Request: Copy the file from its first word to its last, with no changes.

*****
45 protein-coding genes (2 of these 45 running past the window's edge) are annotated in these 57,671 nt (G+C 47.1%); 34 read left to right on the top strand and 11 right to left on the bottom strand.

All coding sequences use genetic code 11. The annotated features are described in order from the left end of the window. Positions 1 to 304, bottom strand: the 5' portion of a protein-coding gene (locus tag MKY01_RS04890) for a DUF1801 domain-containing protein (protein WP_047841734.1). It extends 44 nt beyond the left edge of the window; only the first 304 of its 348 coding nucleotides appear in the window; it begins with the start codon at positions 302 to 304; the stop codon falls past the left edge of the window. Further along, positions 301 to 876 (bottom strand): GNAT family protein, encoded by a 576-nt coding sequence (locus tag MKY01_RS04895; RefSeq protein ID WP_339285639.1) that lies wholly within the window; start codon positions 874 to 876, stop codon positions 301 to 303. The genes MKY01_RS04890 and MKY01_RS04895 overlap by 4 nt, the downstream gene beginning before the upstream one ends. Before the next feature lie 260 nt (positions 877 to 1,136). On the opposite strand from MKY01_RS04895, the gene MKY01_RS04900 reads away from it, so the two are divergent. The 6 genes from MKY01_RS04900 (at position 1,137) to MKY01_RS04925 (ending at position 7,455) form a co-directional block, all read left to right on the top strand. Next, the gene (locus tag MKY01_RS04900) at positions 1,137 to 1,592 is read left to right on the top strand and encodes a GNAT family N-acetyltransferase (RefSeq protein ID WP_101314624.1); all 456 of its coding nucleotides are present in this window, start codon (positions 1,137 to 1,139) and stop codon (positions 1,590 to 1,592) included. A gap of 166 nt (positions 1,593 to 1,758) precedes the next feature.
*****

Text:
45 protein-coding genes (2 of these 45 running past the window's edge) are annotated in these 57,671 nt (G+C 47.1%); 34 read left to right on the top strand and 11 right to left on the bottom strand.

All coding sequences use genetic code 11. The annotated features are described in order from the left end of the window. Positions 1 to 304, bottom strand: the 5' portion of a protein-coding gene (locus tag MKY01_RS04890) for a DUF1801 domain-containing protein (protein WP_047841734.1). It extends 44 nt beyond the left edge of the window; only the first 304 of its 348 coding nucleotides appear in the window; it begins with the start codon at positions 302 to 304; the stop codon falls past the left edge of the window. Further along, positions 301 to 876 (bottom strand): GNAT family protein, encoded by a 576-nt coding sequence (locus tag MKY01_RS04895; RefSeq protein ID WP_339285639.1) that lies wholly within the window; start codon positions 874 to 876, stop codon positions 301 to 303. The genes MKY01_RS04890 and MKY01_RS04895 overlap by 4 nt, the downstream gene beginning before the upstream one ends. Before the next feature lie 260 nt (positions 877 to 1,136). On the opposite strand from MKY01_RS04895, the gene MKY01_RS04900 reads away from it, so the two are divergent. The 6 genes from MKY01_RS04900 (at position 1,137) to MKY01_RS04925 (ending at position 7,455) form a co-directional block, all read left to right on the top strand. Next, the gene (locus tag MKY01_RS04900) at positions 1,137 to 1,592 is read left to right on the top strand and encodes a GNAT family N-acetyltransferase (RefSeq protein ID WP_101314624.1); all 456 of its coding nucleotides are present in this window, start codon (positions 1,137 to 1,139) and stop codon (positions 1,590 to 1,592) included. A gap of 166 nt (positions 1,593 to 1,758) precedes the next feature.